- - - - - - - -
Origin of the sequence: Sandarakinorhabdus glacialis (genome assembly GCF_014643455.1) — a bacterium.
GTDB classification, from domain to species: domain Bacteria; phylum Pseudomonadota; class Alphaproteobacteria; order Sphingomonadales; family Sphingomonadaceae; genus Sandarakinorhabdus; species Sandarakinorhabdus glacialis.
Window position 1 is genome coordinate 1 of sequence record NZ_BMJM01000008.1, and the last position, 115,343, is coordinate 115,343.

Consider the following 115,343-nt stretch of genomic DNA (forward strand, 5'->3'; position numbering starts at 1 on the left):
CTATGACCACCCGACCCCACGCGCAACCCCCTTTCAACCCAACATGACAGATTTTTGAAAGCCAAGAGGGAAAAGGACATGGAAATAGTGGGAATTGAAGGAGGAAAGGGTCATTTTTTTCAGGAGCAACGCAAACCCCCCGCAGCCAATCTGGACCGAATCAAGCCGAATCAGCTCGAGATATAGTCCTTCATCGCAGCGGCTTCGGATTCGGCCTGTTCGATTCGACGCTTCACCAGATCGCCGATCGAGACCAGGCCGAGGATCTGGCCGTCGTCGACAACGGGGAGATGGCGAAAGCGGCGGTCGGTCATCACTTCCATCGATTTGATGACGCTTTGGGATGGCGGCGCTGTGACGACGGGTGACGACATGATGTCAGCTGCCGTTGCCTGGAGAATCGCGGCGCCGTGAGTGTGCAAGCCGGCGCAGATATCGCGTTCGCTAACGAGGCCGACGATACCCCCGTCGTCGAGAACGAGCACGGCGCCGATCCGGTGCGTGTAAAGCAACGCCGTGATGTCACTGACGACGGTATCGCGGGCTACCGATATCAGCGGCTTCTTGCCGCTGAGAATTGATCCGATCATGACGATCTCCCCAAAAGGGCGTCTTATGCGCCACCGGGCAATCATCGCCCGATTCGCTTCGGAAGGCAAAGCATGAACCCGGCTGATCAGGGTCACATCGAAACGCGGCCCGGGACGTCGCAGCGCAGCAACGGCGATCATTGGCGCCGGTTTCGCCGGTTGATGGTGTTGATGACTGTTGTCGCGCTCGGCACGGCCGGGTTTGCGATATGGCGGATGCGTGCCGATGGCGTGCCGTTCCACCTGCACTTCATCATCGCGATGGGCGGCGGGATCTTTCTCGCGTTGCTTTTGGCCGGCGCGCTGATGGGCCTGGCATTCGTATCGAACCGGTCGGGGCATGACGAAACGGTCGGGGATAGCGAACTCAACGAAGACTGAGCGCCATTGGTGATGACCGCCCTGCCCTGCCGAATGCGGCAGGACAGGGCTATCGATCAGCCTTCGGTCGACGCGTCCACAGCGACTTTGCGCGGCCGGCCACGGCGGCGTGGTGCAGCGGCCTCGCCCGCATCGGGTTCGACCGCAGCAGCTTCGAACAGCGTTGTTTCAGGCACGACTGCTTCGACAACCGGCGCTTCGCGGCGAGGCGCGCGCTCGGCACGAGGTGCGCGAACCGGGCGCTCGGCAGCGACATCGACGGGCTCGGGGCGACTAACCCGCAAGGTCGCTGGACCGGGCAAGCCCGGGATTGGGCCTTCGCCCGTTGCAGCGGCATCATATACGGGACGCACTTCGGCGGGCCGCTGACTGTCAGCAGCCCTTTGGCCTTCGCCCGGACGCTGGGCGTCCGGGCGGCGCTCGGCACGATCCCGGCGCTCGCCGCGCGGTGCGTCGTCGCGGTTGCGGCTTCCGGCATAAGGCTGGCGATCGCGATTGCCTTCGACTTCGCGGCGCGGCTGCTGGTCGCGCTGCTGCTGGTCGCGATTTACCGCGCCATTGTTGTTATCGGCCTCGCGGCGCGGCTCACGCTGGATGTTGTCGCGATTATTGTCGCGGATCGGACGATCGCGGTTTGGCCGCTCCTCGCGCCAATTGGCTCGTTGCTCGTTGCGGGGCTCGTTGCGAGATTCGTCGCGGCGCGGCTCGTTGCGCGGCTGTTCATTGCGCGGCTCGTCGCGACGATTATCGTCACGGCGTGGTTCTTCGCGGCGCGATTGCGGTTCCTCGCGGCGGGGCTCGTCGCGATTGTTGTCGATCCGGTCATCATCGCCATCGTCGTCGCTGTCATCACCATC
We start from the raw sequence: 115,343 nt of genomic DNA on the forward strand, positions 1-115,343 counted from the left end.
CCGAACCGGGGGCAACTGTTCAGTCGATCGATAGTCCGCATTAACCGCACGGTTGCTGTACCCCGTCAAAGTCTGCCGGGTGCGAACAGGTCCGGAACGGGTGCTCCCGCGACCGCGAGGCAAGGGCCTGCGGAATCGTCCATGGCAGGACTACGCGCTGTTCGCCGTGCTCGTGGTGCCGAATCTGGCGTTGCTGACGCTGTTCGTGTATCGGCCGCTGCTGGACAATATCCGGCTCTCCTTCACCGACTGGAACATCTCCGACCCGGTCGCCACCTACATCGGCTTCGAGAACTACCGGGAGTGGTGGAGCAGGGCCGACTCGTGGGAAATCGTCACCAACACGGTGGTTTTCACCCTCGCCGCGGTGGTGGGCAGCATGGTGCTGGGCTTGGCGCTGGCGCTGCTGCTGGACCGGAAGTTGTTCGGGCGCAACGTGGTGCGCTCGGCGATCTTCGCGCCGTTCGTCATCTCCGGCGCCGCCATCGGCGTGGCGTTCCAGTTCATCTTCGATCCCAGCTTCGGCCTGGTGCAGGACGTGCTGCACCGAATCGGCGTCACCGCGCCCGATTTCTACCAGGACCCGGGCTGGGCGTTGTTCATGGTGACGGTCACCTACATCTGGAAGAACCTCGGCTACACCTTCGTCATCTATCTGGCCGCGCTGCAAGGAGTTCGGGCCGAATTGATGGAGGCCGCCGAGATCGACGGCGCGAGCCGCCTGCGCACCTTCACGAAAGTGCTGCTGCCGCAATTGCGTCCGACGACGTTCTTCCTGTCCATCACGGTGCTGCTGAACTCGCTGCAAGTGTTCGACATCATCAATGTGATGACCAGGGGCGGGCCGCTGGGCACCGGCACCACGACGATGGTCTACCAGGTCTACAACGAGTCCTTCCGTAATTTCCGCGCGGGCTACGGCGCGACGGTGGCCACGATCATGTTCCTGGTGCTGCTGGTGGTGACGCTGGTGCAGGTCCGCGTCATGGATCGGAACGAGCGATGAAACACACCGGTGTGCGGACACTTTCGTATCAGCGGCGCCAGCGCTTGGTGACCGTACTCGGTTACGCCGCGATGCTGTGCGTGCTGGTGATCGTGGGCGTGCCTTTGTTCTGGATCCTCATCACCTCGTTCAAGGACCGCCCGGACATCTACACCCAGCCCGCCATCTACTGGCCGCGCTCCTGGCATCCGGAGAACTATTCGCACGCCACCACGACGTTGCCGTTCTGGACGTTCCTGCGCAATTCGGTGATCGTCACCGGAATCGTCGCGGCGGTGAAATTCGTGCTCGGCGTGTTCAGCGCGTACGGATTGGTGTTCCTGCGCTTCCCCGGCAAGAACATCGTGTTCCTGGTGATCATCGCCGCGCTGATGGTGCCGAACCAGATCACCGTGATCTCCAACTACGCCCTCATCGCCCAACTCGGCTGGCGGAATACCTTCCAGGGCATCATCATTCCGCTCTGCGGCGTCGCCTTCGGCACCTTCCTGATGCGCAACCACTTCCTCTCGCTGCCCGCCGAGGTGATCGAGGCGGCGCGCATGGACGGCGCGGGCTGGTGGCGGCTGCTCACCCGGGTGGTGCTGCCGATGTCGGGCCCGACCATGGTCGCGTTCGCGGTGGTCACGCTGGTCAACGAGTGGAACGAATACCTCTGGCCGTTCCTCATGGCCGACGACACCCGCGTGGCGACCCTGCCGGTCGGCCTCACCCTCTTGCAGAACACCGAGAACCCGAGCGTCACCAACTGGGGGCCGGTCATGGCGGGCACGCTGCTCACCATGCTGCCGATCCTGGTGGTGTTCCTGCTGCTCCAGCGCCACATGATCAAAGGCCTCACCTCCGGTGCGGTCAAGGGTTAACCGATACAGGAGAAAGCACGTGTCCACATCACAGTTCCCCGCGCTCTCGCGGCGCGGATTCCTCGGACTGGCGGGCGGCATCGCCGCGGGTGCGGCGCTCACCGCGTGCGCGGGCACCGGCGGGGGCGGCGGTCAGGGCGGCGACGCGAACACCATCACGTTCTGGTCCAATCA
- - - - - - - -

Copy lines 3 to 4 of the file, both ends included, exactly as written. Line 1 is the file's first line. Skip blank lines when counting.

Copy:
Window position 1 is genome coordinate 1 of sequence record NZ_BMJM01000008.1, and the last position, 115,343, is coordinate 115,343.

Consider the following 115,343-nt stretch of genomic DNA (forward strand, 5'->3'; position numbering starts at 1 on the left):